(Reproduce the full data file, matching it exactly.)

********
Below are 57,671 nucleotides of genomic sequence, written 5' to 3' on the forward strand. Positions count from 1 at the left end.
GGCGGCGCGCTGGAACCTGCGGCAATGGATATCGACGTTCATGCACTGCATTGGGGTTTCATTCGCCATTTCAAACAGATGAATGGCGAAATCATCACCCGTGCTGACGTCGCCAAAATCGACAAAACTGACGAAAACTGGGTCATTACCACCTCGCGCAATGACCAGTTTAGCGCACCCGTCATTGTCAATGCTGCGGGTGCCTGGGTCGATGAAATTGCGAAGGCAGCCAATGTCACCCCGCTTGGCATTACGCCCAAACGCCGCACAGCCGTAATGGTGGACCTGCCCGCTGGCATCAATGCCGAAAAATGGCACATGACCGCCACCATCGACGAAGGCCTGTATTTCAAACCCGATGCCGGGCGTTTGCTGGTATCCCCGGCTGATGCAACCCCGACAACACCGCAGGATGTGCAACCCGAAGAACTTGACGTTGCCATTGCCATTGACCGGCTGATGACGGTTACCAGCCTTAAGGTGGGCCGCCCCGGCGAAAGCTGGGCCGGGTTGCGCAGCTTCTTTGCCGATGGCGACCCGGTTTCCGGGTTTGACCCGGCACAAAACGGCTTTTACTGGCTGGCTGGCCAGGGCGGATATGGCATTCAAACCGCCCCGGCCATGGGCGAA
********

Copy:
Below are 57,671 nucleotides of genomic sequence, written 5' to 3' on the forward strand. Positions count from 1 at the left end.
GGCGGCGCGCTGGAACCTGCGGCAATGGATATCGACGTTCATGCACTGCATTGGGGTTTCATTCGCCATTTCAAACAGATGAATGGCGAAATCATCACCCGTGCTGACGTCGCCAAAATCGACAAAACTGACGAAAACTGGGTCATTACCACCTCGCGCAATGACCAGTTTAGCGCACCCGTCATTGTCAATGCTGCGGGTGCCTGGGTCGATGAAATTGCGAAGGCAGCCAATGTCACCCCGCTTGGCATTACGCCCAAACGCCGCACAGCCGTAATGGTGGACCTGCCCGCTGGCATCAATGCCGAAAAATGGCACATGACCGCCACCATCGACGAAGGCCTGTATTTCAAACCCGATGCCGGGCGTTTGCTGGTATCCCCGGCTGATGCAACCCCGACAACACCGCAGGATGTGCAACCCGAAGAACTTGACGTTGCCATTGCCATTGACCGGCTGATGACGGTTACCAGCCTTAAGGTGGGCCGCCCCGGCGAAAGCTGGGCCGGGTTGCGCAGCTTCTTTGCCGATGGCGACCCGGTTTCCGGGTTTGACCCGGCACAAAACGGCTTTTACTGGCTGGCTGGCCAGGGCGGATATGGCATTCAAACCGCCCCGGCCATGGGCGAA